If there are 10 cabs on the roads and 9 people want a ride then one of the drivers is out of luck and might as well go home. If there're 10 and 15 people want rides then 5 people are using Shank's Pony. Except, with cabs, we can raise the price being charged and some of those 15 might well decide to walk anyway. But also we'll get one or more extra drivers coming out onto the road and thus increase supply. This is the very point of the system in fact, new technology enables us to both collate and transmit supply and demand in real time, thus enabling price changes to balance them again in real time.

Which is the bit the regulators in Pakistan's Islamabad are missing--the whole economic point of Uber and the ride sharing services is that they don't have a fixed fare structure.

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To: Glenn Petersen who wrote (571)8/29/2017 7:29:08 PM
From: Sr K
1 Recommendation   of 663
Rich Barton was a Microsoft engineer in the early 1990s with an idea and plan, while working for Bill Gates and Steve Ballmer. He talked with Ballmer about the big idea and Steve said how much money do you need?


The talks stalled.

But the history is recounted in a Masters In Business (on Bloomberg and iTunes) podcast last month.

Microsoft spun out Expedia.

I looked and Barton didn't keep much Expedia.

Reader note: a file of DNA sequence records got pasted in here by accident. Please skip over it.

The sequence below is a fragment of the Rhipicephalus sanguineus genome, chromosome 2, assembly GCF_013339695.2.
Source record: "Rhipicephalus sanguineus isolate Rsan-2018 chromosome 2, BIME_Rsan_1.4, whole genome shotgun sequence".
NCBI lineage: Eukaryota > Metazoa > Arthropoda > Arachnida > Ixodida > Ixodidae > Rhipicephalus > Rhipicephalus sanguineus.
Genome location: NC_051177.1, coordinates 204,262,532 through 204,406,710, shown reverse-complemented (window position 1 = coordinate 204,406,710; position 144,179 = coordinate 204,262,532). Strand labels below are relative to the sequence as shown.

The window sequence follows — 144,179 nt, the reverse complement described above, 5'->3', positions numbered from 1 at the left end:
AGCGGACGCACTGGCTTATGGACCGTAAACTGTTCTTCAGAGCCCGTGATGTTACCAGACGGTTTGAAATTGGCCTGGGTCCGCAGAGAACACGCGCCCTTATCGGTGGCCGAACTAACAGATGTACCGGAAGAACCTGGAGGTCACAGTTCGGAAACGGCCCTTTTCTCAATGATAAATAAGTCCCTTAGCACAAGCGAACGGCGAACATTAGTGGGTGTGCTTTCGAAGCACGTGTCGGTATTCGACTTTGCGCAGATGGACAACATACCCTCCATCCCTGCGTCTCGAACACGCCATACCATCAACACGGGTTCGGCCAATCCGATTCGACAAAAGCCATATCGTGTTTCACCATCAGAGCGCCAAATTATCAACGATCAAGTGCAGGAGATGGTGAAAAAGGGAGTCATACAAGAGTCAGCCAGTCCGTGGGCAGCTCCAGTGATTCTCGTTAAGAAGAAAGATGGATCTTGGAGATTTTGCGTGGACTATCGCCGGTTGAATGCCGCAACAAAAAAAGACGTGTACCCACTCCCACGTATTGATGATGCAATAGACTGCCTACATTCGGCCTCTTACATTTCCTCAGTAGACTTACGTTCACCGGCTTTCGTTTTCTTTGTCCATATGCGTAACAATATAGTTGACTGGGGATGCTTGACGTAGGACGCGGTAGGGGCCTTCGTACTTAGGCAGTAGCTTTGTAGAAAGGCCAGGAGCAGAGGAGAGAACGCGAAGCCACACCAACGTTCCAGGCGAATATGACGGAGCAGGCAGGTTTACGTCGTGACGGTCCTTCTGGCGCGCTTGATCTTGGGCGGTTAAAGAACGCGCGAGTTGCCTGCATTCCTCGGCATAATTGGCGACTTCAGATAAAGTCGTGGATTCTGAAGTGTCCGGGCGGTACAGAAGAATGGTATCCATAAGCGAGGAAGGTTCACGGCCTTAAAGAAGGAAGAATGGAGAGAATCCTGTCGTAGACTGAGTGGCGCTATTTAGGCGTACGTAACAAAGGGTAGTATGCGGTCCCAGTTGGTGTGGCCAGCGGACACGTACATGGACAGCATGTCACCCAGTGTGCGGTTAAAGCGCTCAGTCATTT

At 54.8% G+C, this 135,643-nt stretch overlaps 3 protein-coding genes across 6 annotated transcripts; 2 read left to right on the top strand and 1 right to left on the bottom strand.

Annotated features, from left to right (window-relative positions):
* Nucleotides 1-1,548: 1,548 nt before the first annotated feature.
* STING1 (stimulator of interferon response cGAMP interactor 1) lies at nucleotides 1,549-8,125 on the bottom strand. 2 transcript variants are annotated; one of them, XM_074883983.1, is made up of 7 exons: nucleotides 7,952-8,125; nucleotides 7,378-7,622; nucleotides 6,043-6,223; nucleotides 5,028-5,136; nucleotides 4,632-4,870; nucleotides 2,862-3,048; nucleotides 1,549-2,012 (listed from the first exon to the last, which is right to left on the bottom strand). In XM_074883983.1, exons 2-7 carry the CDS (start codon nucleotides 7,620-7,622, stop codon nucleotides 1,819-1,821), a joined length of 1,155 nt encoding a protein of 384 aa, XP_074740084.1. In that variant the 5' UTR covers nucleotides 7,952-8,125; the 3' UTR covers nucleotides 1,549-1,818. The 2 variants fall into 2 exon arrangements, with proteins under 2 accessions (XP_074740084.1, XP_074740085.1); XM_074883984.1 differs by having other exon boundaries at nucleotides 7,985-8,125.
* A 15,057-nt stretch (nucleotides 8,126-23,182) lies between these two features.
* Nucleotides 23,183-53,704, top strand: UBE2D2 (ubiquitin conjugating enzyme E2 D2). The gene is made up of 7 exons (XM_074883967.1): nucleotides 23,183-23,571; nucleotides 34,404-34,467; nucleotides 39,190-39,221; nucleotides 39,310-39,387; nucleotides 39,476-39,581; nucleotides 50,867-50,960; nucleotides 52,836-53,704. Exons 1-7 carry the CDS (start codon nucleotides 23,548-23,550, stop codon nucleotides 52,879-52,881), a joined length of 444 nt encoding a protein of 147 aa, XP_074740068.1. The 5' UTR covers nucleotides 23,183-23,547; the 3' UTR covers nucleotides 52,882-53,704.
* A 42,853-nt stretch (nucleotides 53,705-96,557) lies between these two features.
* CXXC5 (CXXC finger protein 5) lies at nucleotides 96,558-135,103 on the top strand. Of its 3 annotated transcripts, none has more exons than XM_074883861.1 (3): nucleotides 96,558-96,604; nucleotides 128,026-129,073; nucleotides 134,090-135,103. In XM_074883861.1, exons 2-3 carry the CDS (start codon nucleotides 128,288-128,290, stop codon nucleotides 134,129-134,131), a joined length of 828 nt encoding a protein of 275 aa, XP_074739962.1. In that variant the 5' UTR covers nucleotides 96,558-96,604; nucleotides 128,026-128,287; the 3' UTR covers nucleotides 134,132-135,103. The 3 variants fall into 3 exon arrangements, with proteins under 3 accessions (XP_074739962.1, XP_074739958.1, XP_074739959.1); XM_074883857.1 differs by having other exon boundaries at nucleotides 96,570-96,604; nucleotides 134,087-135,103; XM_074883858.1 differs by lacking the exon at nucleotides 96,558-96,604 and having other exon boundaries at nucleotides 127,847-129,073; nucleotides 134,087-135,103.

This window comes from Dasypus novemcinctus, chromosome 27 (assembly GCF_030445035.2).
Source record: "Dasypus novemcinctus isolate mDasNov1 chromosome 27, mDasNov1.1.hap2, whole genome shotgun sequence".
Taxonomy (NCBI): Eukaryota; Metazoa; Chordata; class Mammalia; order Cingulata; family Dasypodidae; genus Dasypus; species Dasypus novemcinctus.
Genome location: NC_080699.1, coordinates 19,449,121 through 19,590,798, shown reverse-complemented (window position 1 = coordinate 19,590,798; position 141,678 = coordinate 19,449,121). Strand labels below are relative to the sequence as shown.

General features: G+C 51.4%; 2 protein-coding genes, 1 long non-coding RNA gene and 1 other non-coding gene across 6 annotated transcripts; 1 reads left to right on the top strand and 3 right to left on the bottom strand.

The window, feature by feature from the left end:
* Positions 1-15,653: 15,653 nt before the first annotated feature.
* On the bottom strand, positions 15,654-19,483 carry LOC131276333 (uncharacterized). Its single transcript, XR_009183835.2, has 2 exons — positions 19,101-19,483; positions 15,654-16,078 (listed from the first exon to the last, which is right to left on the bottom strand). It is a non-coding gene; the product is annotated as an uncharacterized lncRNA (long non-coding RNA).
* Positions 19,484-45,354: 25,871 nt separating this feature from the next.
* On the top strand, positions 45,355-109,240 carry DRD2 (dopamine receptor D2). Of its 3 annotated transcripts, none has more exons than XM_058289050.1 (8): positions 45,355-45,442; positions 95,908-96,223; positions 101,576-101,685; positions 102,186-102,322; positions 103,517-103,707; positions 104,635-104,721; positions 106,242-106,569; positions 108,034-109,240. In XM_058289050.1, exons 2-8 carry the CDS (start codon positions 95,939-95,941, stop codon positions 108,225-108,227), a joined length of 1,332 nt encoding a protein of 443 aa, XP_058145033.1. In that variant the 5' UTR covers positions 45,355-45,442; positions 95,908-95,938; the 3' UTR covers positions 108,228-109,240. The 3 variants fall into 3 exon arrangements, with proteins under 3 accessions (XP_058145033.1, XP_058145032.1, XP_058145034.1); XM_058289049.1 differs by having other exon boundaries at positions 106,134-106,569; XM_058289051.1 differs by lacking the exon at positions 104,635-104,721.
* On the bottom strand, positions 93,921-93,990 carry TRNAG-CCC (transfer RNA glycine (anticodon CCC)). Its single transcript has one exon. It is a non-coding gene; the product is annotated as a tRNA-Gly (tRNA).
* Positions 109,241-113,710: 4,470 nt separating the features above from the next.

But he's an active venture capitalist, an early investor in Netflix, and he's still on the board of Netflix and other companies.

So there is a direct connection from Khosrowshahi to Bill Gates, and not surprising that he lives in Bellevue, WA.

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To: Sr K who wrote (573)8/29/2017 10:16:44 PM
From: Glenn Petersen
1 Recommendation   of 663
One of my tweets from a month ago:

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From: Glenn Petersen9/1/2017 3:14:53 PM
   of 663
Uber could go public in 18 months

Elizabeth Dwoskin
The Washington Post
August 31, 2017

Travelers wait at the new designated pick-up zone for Uber at Tullamarine Airport in Melbourne, Australia.
(Joe Castro / EPA)

Uber could go public as soon as 18 months from now.

That was the news delivered to Uber's 16,000-person workforce today by the embattled transportation company's new chief executive, outgoing Expedia CEO Dara Khosrowshahi, according to an employee who attended the meeting.